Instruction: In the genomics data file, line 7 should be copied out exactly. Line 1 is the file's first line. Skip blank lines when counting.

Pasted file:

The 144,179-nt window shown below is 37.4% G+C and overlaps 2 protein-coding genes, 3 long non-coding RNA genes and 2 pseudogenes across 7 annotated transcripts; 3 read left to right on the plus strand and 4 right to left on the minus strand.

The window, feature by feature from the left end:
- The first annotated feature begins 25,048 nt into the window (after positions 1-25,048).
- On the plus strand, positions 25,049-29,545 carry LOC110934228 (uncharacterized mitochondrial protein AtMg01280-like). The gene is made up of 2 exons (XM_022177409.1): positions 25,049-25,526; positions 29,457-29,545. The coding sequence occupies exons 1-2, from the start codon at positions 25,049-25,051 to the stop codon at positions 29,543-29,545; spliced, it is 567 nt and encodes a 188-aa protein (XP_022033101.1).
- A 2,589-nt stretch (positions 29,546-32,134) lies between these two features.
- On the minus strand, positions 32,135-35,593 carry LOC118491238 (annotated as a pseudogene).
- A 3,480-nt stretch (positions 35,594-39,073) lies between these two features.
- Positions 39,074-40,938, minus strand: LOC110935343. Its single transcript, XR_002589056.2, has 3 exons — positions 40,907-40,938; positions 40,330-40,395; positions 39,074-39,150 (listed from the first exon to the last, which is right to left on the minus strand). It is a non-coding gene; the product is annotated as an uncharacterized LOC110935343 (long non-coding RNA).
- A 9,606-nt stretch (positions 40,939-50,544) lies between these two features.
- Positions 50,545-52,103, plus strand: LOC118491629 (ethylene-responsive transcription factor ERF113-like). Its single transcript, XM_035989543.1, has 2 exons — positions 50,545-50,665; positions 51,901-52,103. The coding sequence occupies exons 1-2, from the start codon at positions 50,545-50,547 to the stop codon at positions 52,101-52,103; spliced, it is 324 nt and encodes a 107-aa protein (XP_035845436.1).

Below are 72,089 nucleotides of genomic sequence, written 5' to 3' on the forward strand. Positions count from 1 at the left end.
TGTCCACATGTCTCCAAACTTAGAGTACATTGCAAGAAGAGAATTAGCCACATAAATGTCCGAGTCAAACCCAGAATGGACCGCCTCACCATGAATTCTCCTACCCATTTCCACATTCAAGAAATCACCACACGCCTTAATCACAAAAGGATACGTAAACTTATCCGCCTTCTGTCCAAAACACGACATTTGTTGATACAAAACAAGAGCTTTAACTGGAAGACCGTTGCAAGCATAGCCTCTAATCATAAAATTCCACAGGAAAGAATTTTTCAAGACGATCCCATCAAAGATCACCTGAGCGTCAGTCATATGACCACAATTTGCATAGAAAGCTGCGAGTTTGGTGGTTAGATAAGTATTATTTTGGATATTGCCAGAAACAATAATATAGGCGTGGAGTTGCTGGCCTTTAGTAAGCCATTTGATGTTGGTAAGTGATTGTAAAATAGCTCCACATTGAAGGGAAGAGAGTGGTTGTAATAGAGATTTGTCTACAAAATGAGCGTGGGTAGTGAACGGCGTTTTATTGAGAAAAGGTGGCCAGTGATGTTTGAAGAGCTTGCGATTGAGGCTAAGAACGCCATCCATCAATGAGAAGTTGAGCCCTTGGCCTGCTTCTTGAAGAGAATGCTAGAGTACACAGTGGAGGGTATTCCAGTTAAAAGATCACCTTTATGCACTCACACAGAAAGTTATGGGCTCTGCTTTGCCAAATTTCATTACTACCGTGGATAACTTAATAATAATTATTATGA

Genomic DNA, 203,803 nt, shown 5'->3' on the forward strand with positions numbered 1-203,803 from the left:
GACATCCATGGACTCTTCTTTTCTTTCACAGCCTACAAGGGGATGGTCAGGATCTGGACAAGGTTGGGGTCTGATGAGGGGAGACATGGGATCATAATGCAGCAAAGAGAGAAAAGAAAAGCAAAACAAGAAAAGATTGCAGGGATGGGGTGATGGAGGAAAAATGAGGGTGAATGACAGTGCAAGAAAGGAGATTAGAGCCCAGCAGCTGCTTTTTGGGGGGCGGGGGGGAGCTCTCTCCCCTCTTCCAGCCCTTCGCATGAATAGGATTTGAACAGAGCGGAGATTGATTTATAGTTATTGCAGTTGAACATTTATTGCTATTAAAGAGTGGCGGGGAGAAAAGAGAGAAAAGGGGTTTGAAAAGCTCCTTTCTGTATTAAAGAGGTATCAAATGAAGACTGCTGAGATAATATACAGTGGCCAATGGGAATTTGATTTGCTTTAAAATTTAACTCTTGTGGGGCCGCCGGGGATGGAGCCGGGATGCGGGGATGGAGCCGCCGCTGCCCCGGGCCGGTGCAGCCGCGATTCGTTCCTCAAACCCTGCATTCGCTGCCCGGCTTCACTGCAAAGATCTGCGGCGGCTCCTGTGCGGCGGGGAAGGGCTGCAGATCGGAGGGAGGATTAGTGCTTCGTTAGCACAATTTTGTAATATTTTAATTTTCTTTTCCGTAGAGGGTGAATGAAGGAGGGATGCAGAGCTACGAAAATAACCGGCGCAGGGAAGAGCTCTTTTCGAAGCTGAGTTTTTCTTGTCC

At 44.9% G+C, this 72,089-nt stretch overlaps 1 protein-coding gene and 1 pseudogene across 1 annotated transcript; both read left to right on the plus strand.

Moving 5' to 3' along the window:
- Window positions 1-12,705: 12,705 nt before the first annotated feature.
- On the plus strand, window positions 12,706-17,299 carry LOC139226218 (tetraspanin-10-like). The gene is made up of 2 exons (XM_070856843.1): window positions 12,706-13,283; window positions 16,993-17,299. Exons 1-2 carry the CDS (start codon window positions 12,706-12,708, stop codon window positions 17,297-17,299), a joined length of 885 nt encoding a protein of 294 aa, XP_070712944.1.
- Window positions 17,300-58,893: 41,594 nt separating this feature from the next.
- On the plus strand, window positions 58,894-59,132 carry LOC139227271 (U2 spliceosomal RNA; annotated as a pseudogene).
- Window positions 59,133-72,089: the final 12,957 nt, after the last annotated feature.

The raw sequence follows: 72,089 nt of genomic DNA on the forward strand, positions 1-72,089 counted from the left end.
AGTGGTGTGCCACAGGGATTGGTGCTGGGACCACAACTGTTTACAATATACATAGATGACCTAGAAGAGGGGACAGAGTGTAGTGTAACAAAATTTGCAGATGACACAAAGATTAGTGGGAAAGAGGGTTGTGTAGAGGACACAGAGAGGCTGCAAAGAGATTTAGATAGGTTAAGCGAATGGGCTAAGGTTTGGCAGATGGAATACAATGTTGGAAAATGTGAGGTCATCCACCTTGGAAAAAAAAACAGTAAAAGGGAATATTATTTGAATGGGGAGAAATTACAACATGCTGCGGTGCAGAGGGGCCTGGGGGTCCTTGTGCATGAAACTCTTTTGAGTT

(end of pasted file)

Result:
- A 3,480-nt stretch (positions 35,594-39,073) lies between these two features.